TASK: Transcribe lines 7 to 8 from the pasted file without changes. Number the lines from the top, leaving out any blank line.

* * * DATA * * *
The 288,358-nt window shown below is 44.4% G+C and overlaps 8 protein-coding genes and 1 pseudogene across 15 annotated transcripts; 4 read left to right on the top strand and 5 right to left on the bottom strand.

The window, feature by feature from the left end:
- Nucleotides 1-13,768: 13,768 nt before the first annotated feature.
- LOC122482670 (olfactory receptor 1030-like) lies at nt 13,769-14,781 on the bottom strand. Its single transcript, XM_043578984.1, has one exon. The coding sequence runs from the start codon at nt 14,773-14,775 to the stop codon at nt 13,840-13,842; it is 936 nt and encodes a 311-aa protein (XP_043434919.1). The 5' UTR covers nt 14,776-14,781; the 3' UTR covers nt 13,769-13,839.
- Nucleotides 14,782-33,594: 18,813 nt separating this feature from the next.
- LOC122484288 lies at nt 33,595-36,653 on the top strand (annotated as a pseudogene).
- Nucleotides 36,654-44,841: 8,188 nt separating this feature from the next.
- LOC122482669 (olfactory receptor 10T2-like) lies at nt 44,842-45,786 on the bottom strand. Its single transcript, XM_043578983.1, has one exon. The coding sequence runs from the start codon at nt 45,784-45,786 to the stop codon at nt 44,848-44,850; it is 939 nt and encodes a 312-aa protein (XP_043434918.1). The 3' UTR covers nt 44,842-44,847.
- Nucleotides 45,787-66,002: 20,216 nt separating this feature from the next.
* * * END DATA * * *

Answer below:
- Nucleotides 36,654-44,841: 8,188 nt separating this feature from the next.
- LOC122482669 (olfactory receptor 10T2-like) lies at nt 44,842-45,786 on the bottom strand. Its single transcript, XM_043578983.1, has one exon. The coding sequence runs from the start codon at nt 45,784-45,786 to the stop codon at nt 44,848-44,850; it is 939 nt and encodes a 312-aa protein (XP_043434918.1). The 3' UTR covers nt 44,842-44,847.